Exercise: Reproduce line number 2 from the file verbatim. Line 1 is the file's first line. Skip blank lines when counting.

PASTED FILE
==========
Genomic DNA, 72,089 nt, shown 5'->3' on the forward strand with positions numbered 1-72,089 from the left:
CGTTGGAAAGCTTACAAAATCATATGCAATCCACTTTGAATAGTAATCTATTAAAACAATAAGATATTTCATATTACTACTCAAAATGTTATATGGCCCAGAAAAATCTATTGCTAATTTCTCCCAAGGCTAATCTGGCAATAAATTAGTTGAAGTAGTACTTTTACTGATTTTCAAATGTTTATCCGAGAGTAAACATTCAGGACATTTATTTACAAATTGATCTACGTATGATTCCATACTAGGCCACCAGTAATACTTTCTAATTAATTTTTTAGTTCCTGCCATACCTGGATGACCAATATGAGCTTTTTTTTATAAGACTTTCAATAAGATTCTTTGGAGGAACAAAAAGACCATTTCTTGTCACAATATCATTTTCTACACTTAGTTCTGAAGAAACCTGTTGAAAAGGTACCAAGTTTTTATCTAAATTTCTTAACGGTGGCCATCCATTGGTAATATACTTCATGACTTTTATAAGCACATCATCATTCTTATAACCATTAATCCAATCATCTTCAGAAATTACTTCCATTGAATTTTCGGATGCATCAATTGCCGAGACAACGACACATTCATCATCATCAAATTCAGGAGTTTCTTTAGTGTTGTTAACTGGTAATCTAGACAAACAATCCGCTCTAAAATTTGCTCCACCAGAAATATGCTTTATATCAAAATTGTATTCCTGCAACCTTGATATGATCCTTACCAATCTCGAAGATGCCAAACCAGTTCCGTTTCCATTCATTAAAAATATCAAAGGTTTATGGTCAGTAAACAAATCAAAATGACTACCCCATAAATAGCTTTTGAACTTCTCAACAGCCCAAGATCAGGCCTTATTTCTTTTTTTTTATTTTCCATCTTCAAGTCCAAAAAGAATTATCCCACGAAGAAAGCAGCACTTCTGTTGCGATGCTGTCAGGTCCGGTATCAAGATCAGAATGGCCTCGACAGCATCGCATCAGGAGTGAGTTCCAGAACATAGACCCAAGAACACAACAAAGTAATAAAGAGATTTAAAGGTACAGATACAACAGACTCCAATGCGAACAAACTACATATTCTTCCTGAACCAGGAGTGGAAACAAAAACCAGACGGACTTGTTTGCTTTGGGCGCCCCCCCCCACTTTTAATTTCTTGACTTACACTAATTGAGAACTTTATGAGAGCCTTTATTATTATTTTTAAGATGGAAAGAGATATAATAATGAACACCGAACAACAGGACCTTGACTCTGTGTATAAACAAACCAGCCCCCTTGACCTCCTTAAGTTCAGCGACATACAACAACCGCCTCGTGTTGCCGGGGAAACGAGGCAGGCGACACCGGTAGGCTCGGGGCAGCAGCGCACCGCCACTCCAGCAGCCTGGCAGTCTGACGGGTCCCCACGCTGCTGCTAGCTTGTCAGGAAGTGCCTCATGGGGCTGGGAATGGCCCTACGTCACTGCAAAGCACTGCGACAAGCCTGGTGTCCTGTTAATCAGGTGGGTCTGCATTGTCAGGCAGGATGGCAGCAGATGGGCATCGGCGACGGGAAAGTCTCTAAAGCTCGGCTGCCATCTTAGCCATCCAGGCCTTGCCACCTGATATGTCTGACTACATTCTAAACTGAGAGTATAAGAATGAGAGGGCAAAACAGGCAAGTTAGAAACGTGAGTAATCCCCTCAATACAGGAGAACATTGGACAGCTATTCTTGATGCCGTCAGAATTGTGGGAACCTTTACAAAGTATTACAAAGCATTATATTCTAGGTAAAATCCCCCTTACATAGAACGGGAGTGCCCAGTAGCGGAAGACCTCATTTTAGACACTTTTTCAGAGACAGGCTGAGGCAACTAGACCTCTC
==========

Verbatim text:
CGTTGGAAAGCTTACAAAATCATATGCAATCCACTTTGAATAGTAATCTATTAAAACAATAAGATATTTCATATTACTACTCAAAATGTTATATGGCCCAGAAAAATCTATTGCTAATTTCTCCCAAGGCTAATCTGGCAATAAATTAGTTGAAGTAGTACTTTTACTGATTTTCAAATGTTTATCCGAGAGTAAACATTCAGGACATTTATTTACAAATTGATCTACGTATGATTCCATACTAGGCCACCAGTAATACTTTCTAATTAATTTTTTAGTTCCTGCCATACCTGGATGACCAATATGAGCTTTTTTTTATAAGACTTTCAATAAGATTCTTTGGAGGAACAAAAAGACCATTTCTTGTCACAATATCATTTTCTACACTTAGTTCTGAAGAAACCTGTTGAAAAGGTACCAAGTTTTTATCTAAATTTCTTAACGGTGGCCATCCATTGGTAATATACTTCATGACTTTTATAAGCACATCATCATTCTTATAACCATTAATCCAATCATCTTCAGAAATTACTTCCATTGAATTTTCGGATGCATCAATTGCCGAGACAACGACACATTCATCATCATCAAATTCAGGAGTTTCTTTAGTGTTGTTAACTGGTAATCTAGACAAACAATCCGCTCTAAAATTTGCTCCACCAGAAATATGCTTTATATCAAAATTGTATTCCTGCAACCTTGATATGATCCTTACCAATCTCGAAGATGCCAAACCAGTTCCGTTTCCATTCATTAAAAATATCAAAGGTTTATGGTCAGTAAACAAATCAAAATGACTACCCCATAAATAGCTTTTGAACTTCTCAACAGCCCAAGATCAGGCCTTATTTCTTTTTTTTTATTTTCCATCTTCAAGTCCAAAAAGAATTATCCCACGAAGAAAGCAGCACTTCTGTTGCGATGCTGTCAGGTCCGGTATCAAGATCAGAATGGCCTCGACAGCATCGCATCAGGAGTGAGTTCCAGAACATAGACCCAAGAACACAACAAAGTAATAAAGAGATTTAAAGGTACAGATACAACAGACTCCAATGCGAACAAACTACATATTCTTCCTGAACCAGGAGTGGAAACAAAAACCAGACGGACTTGTTTGCTTTGGGCGCCCCCCCCCACTTTTAATTTCTTGACTTACACTAATTGAGAACTTTATGAGAGCCTTTATTATTATTTTTAAGATGGAAAGAGATATAATAATGAACACCGAACAACAGGACCTTGACTCTGTGTATAAACAAACCAGCCCCCTTGACCTCCTTAAGTTCAGCGACATACAACAACCGCCTCGTGTTGCCGGGGAAACGAGGCAGGCGACACCGGTAGGCTCGGGGCAGCAGCGCACCGCCACTCCAGCAGCCTGGCAGTCTGACGGGTCCCCACGCTGCTGCTAGCTTGTCAGGAAGTGCCTCATGGGGCTGGGAATGGCCCTACGTCACTGCAAAGCACTGCGACAAGCCTGGTGTCCTGTTAATCAGGTGGGTCTGCATTGTCAGGCAGGATGGCAGCAGATGGGCATCGGCGACGGGAAAGTCTCTAAAGCTCGGCTGCCATCTTAGCCATCCAGGCCTTGCCACCTGATATGTCTGACTACATTCTAAACTGAGAGTATAAGAATGAGAGGGCAAAACAGGCAAGTTAGAAACGTGAGTAATCCCCTCAATACAGGAGAACATTGGACAGCTATTCTTGATGCCGTCAGAATTGTGGGAACCTTTACAAAGTATTACAAAGCATTATATTCTAGGTAAAATCCCCCTTACATAGAACGGGAGTGCCCAGTAGCGGAAGACCTCATTTTAGACACTTTTTCAGAGACAGGCTGAGGCAACTAGACCTCTC